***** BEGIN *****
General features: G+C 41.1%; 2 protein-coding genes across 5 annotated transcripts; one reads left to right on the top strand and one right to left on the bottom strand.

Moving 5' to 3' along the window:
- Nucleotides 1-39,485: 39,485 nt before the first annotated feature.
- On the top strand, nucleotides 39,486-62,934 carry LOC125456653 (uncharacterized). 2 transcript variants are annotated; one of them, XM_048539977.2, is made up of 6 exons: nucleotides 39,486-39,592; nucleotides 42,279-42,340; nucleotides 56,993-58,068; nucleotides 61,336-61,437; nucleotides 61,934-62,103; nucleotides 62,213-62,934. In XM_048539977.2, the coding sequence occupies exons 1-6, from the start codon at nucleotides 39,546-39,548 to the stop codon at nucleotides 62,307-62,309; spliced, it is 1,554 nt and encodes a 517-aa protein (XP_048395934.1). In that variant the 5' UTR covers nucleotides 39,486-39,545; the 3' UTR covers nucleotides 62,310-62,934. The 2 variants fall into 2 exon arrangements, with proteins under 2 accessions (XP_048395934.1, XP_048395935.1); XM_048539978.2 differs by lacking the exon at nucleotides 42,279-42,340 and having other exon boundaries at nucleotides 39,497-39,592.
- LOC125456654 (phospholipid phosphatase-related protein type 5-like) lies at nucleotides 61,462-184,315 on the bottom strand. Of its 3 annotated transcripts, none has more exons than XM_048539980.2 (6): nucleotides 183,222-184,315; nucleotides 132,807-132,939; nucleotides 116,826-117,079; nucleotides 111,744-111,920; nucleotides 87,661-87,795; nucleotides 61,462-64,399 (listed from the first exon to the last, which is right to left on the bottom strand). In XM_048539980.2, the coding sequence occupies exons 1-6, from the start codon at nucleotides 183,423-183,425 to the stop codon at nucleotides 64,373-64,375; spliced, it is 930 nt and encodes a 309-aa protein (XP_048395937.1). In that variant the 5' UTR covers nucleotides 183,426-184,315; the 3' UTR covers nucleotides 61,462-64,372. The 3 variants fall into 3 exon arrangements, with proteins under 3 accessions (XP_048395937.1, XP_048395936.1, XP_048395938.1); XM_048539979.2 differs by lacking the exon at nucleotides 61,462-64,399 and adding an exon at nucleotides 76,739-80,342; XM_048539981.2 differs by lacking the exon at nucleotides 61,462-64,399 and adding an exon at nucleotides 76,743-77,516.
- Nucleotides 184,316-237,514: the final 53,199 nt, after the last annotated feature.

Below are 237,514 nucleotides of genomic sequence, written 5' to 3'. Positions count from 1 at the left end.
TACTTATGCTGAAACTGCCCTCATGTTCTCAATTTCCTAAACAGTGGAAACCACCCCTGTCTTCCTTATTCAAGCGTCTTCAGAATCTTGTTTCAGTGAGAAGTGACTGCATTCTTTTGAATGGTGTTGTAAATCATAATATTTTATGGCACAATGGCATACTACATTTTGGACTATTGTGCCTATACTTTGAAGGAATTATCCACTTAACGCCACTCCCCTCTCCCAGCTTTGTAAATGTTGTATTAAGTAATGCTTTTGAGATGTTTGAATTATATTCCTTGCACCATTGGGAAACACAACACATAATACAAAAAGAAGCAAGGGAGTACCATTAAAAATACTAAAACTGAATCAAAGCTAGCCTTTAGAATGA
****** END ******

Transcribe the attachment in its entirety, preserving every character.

General features: G+C 41.1%; 2 protein-coding genes across 5 annotated transcripts; one reads left to right on the top strand and one right to left on the bottom strand.

Moving 5' to 3' along the window:
- Nucleotides 1-39,485: 39,485 nt before the first annotated feature.
- On the top strand, nucleotides 39,486-62,934 carry LOC125456653 (uncharacterized). 2 transcript variants are annotated; one of them, XM_048539977.2, is made up of 6 exons: nucleotides 39,486-39,592; nucleotides 42,279-42,340; nucleotides 56,993-58,068; nucleotides 61,336-61,437; nucleotides 61,934-62,103; nucleotides 62,213-62,934. In XM_048539977.2, the coding sequence occupies exons 1-6, from the start codon at nucleotides 39,546-39,548 to the stop codon at nucleotides 62,307-62,309; spliced, it is 1,554 nt and encodes a 517-aa protein (XP_048395934.1). In that variant the 5' UTR covers nucleotides 39,486-39,545; the 3' UTR covers nucleotides 62,310-62,934. The 2 variants fall into 2 exon arrangements, with proteins under 2 accessions (XP_048395934.1, XP_048395935.1); XM_048539978.2 differs by lacking the exon at nucleotides 42,279-42,340 and having other exon boundaries at nucleotides 39,497-39,592.
- LOC125456654 (phospholipid phosphatase-related protein type 5-like) lies at nucleotides 61,462-184,315 on the bottom strand. Of its 3 annotated transcripts, none has more exons than XM_048539980.2 (6): nucleotides 183,222-184,315; nucleotides 132,807-132,939; nucleotides 116,826-117,079; nucleotides 111,744-111,920; nucleotides 87,661-87,795; nucleotides 61,462-64,399 (listed from the first exon to the last, which is right to left on the bottom strand). In XM_048539980.2, the coding sequence occupies exons 1-6, from the start codon at nucleotides 183,423-183,425 to the stop codon at nucleotides 64,373-64,375; spliced, it is 930 nt and encodes a 309-aa protein (XP_048395937.1). In that variant the 5' UTR covers nucleotides 183,426-184,315; the 3' UTR covers nucleotides 61,462-64,372. The 3 variants fall into 3 exon arrangements, with proteins under 3 accessions (XP_048395937.1, XP_048395936.1, XP_048395938.1); XM_048539979.2 differs by lacking the exon at nucleotides 61,462-64,399 and adding an exon at nucleotides 76,739-80,342; XM_048539981.2 differs by lacking the exon at nucleotides 61,462-64,399 and adding an exon at nucleotides 76,743-77,516.
- Nucleotides 184,316-237,514: the final 53,199 nt, after the last annotated feature.

Below are 237,514 nucleotides of genomic sequence, written 5' to 3'. Positions count from 1 at the left end.
TACTTATGCTGAAACTGCCCTCATGTTCTCAATTTCCTAAACAGTGGAAACCACCCCTGTCTTCCTTATTCAAGCGTCTTCAGAATCTTGTTTCAGTGAGAAGTGACTGCATTCTTTTGAATGGTGTTGTAAATCATAATATTTTATGGCACAATGGCATACTACATTTTGGACTATTGTGCCTATACTTTGAAGGAATTATCCACTTAACGCCACTCCCCTCTCCCAGCTTTGTAAATGTTGTATTAAGTAATGCTTTTGAGATGTTTGAATTATATTCCTTGCACCATTGGGAAACACAACACATAATACAAAAAGAAGCAAGGGAGTACCATTAAAAATACTAAAACTGAATCAAAGCTAGCCTTTAGAATGA